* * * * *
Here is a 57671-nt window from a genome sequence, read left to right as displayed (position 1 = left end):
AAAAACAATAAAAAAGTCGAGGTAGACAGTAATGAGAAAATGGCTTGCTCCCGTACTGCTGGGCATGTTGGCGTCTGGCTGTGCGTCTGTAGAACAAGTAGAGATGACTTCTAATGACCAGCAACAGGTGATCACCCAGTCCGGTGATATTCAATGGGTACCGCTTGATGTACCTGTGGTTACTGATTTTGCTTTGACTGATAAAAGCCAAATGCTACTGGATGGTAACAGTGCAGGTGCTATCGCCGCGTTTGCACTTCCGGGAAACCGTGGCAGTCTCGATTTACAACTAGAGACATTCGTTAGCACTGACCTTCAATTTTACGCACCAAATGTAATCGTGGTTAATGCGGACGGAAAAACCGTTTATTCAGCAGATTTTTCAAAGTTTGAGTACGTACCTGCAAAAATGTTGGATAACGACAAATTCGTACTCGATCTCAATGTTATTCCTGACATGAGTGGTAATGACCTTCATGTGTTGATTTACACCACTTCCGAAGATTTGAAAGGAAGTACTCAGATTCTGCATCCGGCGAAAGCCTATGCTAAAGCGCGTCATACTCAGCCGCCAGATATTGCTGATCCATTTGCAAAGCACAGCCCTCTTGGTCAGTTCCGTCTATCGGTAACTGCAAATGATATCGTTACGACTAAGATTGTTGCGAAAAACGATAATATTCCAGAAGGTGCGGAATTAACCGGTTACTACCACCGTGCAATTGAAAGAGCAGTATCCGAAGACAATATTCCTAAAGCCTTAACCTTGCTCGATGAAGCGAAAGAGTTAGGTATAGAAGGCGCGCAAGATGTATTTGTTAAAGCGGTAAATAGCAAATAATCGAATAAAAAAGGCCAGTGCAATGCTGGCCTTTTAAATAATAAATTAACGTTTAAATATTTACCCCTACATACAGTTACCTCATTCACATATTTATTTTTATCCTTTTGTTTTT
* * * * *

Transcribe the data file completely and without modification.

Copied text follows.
Here is a 57671-nt window from a genome sequence, read left to right as displayed (position 1 = left end):
AAAAACAATAAAAAAGTCGAGGTAGACAGTAATGAGAAAATGGCTTGCTCCCGTACTGCTGGGCATGTTGGCGTCTGGCTGTGCGTCTGTAGAACAAGTAGAGATGACTTCTAATGACCAGCAACAGGTGATCACCCAGTCCGGTGATATTCAATGGGTACCGCTTGATGTACCTGTGGTTACTGATTTTGCTTTGACTGATAAAAGCCAAATGCTACTGGATGGTAACAGTGCAGGTGCTATCGCCGCGTTTGCACTTCCGGGAAACCGTGGCAGTCTCGATTTACAACTAGAGACATTCGTTAGCACTGACCTTCAATTTTACGCACCAAATGTAATCGTGGTTAATGCGGACGGAAAAACCGTTTATTCAGCAGATTTTTCAAAGTTTGAGTACGTACCTGCAAAAATGTTGGATAACGACAAATTCGTACTCGATCTCAATGTTATTCCTGACATGAGTGGTAATGACCTTCATGTGTTGATTTACACCACTTCCGAAGATTTGAAAGGAAGTACTCAGATTCTGCATCCGGCGAAAGCCTATGCTAAAGCGCGTCATACTCAGCCGCCAGATATTGCTGATCCATTTGCAAAGCACAGCCCTCTTGGTCAGTTCCGTCTATCGGTAACTGCAAATGATATCGTTACGACTAAGATTGTTGCGAAAAACGATAATATTCCAGAAGGTGCGGAATTAACCGGTTACTACCACCGTGCAATTGAAAGAGCAGTATCCGAAGACAATATTCCTAAAGCCTTAACCTTGCTCGATGAAGCGAAAGAGTTAGGTATAGAAGGCGCGCAAGATGTATTTGTTAAAGCGGTAAATAGCAAATAATCGAATAAAAAAGGCCAGTGCAATGCTGGCCTTTTAAATAATAAATTAACGTTTAAATATTTACCCCTACATACAGTTACCTCATTCACATATTTATTTTTATCCTTTTGTTTTT